From unhappy customers to the tinge of class-action lawsuits, lenders face a number of challenges when it comes to providing financial services, these days. Brand reputation is of utmost importance. Many borrowers don’t care to do business with organizations that have poor reputations when it comes to handling customer finances. Poor reputation leads to a loss of a customer base, which ultimately leads to a loss of revenue.

How To Avoid Financial Risks

So, when it comes to finance mistakes, how can borrowers and lenders alike avoid them? This is a nuanced topic worthy of more in-depth exploration and based on your personal risk profile, but a few key factors can help:

  • Diversify your assets
  • Carry proper insurance
  • Maintain adequate liquidity
  • Recruit the help of a fiduciary advisor
  • Maintain a solid business plan
  • Review organizational processes and procedures

Importance of Mitigating Financial Risks

From small credit unions to large corporate banks and everything in between, financial service providers are in the business of mitigating risk. To stay current and stay on top of common financial risks, it’s important for consumers and lenders alike to understand the types of financial risks that exist.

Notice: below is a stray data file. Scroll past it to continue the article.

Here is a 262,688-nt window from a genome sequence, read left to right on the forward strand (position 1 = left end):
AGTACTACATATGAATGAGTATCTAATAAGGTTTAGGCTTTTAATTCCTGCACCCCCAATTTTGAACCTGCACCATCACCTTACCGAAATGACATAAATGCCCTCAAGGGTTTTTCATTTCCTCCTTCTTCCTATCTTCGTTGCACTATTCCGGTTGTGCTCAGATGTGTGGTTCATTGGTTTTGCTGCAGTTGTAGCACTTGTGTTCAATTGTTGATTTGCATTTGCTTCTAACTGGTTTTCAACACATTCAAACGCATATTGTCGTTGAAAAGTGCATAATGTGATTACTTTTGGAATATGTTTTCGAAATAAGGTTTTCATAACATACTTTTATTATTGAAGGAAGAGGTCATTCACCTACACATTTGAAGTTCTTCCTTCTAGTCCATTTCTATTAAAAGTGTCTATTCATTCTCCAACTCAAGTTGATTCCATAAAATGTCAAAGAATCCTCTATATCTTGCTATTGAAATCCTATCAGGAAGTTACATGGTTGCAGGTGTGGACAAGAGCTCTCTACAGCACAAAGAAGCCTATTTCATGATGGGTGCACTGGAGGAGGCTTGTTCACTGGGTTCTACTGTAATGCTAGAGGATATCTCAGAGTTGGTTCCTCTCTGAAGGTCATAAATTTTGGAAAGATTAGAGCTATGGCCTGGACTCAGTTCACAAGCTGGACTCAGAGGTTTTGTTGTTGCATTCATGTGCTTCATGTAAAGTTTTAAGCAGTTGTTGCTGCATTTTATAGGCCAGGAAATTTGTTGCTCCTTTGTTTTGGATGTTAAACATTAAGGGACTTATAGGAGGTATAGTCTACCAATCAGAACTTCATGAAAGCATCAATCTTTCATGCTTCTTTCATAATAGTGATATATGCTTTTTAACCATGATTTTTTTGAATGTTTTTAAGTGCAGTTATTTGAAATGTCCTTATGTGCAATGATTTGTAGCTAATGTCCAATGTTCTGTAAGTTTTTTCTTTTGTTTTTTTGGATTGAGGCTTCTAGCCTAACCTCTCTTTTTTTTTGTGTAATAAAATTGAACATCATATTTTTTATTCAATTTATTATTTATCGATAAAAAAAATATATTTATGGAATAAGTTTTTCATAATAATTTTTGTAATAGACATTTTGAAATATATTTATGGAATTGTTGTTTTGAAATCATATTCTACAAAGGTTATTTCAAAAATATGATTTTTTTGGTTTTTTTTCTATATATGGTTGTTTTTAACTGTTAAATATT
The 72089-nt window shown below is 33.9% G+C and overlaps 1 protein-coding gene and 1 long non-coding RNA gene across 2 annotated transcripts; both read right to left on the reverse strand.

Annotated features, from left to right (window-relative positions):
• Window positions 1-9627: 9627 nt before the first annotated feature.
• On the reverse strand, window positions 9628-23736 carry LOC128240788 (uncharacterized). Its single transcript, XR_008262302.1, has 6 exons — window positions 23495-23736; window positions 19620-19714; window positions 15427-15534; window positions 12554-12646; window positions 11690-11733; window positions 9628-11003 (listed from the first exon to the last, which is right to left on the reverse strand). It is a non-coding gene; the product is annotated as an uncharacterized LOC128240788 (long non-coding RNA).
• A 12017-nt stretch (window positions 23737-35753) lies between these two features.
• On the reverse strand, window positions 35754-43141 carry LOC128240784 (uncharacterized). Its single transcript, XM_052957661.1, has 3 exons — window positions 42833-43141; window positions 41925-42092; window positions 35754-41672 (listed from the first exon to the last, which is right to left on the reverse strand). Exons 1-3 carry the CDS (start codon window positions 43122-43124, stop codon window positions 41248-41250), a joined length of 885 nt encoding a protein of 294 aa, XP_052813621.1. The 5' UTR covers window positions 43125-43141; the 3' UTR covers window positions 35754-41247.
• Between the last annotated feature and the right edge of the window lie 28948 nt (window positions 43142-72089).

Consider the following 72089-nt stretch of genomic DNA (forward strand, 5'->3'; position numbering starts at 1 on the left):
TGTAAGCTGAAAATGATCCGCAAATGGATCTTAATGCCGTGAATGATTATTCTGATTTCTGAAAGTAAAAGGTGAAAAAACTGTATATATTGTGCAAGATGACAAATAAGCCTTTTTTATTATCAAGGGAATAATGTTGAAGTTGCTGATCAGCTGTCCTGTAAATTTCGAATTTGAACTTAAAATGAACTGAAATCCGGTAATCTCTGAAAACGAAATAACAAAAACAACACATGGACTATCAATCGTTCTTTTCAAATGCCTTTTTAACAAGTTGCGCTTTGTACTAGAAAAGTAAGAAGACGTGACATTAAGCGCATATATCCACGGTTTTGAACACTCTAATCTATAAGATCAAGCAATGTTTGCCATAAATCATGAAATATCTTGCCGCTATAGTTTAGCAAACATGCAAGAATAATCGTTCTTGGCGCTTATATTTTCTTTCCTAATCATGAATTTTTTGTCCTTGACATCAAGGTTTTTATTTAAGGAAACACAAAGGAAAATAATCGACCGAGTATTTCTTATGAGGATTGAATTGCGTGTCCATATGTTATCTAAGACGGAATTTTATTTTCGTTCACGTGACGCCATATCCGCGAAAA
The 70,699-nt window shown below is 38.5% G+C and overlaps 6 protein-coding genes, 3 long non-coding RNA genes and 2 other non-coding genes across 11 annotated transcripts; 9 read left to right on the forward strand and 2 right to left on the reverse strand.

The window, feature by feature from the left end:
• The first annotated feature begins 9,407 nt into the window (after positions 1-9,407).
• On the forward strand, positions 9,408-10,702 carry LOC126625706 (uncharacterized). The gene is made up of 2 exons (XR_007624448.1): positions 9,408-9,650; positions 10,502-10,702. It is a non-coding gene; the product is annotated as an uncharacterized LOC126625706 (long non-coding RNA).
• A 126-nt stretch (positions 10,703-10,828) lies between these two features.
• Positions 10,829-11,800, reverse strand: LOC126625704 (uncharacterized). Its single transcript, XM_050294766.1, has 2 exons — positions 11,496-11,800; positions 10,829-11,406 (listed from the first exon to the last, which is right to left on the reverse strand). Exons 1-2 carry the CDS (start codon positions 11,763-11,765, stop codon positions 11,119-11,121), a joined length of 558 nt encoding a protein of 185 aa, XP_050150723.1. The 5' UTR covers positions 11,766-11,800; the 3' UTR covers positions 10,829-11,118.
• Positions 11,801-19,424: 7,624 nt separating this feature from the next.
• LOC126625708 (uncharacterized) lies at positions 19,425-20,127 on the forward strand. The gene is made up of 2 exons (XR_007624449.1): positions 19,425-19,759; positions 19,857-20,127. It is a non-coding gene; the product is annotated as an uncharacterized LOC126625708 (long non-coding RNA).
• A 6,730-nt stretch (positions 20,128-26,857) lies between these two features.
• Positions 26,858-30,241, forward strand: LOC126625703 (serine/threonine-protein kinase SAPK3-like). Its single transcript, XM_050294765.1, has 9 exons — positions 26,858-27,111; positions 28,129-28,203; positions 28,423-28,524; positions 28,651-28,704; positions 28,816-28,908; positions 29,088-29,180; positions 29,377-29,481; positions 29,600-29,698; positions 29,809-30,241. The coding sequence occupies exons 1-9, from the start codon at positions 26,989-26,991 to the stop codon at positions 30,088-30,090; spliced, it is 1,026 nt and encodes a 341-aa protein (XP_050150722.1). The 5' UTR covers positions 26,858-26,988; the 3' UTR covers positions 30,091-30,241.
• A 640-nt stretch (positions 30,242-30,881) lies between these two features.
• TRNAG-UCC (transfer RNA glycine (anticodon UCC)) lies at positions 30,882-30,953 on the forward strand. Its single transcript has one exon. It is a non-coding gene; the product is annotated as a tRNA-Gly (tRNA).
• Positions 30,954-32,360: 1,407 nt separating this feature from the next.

Having a good understanding of the many different types of risks involved can help both borrowers and financial organizations to continue doing good business.

Interested in More Finance Tips?

Financial success can be a risky business. Knowing the inherent financial risks that come with doing business can help companies, as well as individuals, experience success on their financial journey.

Anticipating, planning, and executing based on good financial models can make all the difference when it comes to growing your wealth. At Morton Brown, we aim to provide a collaborative partnership that helps you better manage your wealth and take care of all of your financial goals.

Our advisors can help guide you through your own personal risk tolerance path. We’re here to help understand and define your risk parameters to build your long-term success. Why not contact us today to see how we can help?